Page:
Monday, March 27, 2006

SBCL devs gettin bank [194.5]

An employee of ITA Software let it be known that his company might be willing to provide a little incentive to speed up the compile times of SBCL in the way of cold hard cash. So far there haven't been any public takers, but sbcl-devel is a pretty low-traffic list. Also, it could very well be that conversations have been taken offline. I found this post interesting because I have been contemplating a similar move to get work done on the win32-side of the house. Bringing the win32 port to parity with Linux would make life much easier for us. There are also some very specific things that are not high-priority items such as executable packaging and tree-shaking that it would be nice to have done. The economics of this are very interesting. We can either fork out serious money and just get a commercial implementation such as LispWorks or Allegro, or we can pony up bounties for people that are already inclined to do the work to bump it up in their prioritization. The benefits going forward in good-will alone make sense, and the bounties would probably cost less in the long run.

Our experience with Microsoft support has definitely opened my eyes to the economics of coding. Sometimes it is simply more cost effective to pay someone else to do the work. I think that all good programmers like to think that they can get anything working. Calling for reinforcements only makes sense if you do it soon enough to make up for the wasted time that would have otherwise been poured down a black hole. A Microsoft incident costs $245. Depending on what you pay your programmers your break-even point will be different, but if it is something you think will take more than two or three days to figure out, you will "save money" by having a Microsoft programmer figure it out for you. I had to put save money in quotes just then because most likely the work you are displacing to your support structure is being done by a full-time employee, and therefore you will be paying them regardless. In fact, you are not saving money in a way that can be tallied up very easily. The real cost savings comes from how much it is worth for your company to ship its product two weeks or even two days earlier. For it really to be cost effective, you probably need to be saving a week or so per call, and there has to be some definite benefit to getting your product out sooner. If you need that product for revenue, it makes all the sense in the world.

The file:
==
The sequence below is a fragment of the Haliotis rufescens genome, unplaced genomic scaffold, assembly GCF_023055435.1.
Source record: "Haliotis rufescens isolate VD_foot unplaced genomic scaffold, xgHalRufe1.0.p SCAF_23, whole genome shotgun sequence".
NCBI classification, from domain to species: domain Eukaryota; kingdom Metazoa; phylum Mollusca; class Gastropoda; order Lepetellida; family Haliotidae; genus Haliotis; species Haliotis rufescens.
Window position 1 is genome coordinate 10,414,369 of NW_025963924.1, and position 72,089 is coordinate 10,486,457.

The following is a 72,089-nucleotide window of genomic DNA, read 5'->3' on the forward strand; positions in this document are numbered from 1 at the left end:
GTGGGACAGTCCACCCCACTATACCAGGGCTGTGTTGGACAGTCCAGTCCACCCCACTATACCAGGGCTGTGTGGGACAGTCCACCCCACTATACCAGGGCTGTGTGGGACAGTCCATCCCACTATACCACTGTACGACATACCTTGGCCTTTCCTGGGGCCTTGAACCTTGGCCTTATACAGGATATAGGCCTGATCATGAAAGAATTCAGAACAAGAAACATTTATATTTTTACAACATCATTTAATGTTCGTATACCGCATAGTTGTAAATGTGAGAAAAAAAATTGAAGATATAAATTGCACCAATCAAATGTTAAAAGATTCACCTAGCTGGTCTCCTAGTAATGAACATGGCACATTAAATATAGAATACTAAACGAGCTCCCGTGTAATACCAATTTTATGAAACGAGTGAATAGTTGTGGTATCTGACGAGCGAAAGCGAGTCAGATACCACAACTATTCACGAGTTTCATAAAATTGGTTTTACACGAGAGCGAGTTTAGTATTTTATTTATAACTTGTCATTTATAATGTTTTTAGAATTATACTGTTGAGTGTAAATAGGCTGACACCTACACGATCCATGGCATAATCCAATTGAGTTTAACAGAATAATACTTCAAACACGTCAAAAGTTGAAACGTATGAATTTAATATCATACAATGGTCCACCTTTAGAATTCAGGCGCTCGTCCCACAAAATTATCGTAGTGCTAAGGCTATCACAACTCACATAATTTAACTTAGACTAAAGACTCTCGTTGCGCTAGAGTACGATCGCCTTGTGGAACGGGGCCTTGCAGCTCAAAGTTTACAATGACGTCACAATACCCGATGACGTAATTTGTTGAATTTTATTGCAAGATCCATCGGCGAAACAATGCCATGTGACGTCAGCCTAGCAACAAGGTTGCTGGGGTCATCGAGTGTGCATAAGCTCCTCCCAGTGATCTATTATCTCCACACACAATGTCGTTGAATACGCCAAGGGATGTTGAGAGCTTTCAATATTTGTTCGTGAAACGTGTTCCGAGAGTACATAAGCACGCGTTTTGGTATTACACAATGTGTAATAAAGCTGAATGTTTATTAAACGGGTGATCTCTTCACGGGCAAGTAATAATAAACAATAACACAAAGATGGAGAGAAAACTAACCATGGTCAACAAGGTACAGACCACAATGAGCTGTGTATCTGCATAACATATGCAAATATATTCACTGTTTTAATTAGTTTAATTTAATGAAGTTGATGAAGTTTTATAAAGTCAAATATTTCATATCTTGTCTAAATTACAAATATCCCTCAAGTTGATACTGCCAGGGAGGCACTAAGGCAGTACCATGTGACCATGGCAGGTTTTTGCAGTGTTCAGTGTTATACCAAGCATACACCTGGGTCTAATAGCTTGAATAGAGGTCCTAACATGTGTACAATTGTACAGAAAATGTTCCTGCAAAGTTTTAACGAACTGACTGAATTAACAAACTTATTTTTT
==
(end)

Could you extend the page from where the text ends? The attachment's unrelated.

The trick is knowing when to throw in the towel early enough on an intractable problem to get the most bang-for-the-buck. Of course, these aren't double-blind experiments here. We only know how long something is going to take to fix after we've fixed it. This is probably a good reason to keep your bug-tracking items up-to-date with estimates of how long it will take to fix. After time, you can get a sense for whether you are a good estimator of bug difficulty. Use the bug-tracking system as training. Once you have developed the skills to accurately estimate what bugs will take the longest to fix, you could do a simple sort of all your current issues, take the ones that have long estimates, and figure out if it is something you could have done by bringing in the big-guns.

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